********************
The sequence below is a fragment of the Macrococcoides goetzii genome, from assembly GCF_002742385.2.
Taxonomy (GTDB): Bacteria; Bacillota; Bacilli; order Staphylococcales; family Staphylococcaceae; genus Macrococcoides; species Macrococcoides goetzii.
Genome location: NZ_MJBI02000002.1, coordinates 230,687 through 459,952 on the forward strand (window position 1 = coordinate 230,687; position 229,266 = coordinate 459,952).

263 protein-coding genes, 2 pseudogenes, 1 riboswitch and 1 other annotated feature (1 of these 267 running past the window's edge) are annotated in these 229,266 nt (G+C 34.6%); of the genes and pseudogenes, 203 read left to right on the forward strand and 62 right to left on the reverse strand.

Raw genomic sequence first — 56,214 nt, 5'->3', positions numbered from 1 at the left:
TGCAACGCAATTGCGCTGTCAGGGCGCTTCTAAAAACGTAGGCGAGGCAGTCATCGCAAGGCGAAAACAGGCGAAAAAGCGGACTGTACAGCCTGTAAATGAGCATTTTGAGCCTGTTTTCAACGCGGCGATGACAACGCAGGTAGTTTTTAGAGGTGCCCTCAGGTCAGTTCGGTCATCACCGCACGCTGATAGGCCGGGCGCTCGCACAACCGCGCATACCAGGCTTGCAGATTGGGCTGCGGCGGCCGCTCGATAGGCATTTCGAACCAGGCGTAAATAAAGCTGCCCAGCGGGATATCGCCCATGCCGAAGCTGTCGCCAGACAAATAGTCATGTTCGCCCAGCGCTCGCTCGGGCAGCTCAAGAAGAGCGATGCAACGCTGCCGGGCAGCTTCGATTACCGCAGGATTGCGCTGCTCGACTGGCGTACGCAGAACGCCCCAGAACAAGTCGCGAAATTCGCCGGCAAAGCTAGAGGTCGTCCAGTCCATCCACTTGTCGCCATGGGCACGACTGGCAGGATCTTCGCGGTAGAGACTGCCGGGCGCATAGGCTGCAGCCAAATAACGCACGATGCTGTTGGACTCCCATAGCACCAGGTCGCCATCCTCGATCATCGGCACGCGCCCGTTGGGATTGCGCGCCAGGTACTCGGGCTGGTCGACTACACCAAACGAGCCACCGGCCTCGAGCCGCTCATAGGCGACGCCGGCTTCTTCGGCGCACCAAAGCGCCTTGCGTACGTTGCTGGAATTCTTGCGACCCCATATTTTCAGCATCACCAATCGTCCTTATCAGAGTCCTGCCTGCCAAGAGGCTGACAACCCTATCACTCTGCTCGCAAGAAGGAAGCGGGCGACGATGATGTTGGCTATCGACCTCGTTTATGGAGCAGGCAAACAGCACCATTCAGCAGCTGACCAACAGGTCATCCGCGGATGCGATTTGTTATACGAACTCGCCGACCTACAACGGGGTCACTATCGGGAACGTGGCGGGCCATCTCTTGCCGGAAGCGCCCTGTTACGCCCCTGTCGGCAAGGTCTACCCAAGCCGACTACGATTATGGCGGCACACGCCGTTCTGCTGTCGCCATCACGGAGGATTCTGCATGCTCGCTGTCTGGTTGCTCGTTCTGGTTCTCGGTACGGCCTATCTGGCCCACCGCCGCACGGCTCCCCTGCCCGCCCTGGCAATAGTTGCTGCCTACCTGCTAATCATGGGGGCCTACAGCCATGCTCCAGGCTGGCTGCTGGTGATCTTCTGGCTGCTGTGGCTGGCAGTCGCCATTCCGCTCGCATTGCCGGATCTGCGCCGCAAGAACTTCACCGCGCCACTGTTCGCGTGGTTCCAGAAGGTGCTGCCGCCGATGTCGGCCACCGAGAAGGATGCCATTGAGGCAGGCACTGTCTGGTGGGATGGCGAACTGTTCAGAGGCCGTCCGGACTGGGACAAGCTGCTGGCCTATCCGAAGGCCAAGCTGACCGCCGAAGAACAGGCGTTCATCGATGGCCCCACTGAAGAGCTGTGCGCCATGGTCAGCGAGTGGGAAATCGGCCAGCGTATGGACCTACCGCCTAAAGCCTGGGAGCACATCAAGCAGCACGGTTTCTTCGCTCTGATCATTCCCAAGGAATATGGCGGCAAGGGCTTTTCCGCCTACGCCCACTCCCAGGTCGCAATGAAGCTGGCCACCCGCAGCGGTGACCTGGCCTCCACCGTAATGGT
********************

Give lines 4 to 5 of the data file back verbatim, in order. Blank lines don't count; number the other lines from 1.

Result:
263 protein-coding genes, 2 pseudogenes, 1 riboswitch and 1 other annotated feature (1 of these 267 running past the window's edge) are annotated in these 229,266 nt (G+C 34.6%); of the genes and pseudogenes, 203 read left to right on the forward strand and 62 right to left on the reverse strand.

Raw genomic sequence first — 56,214 nt, 5'->3', positions numbered from 1 at the left: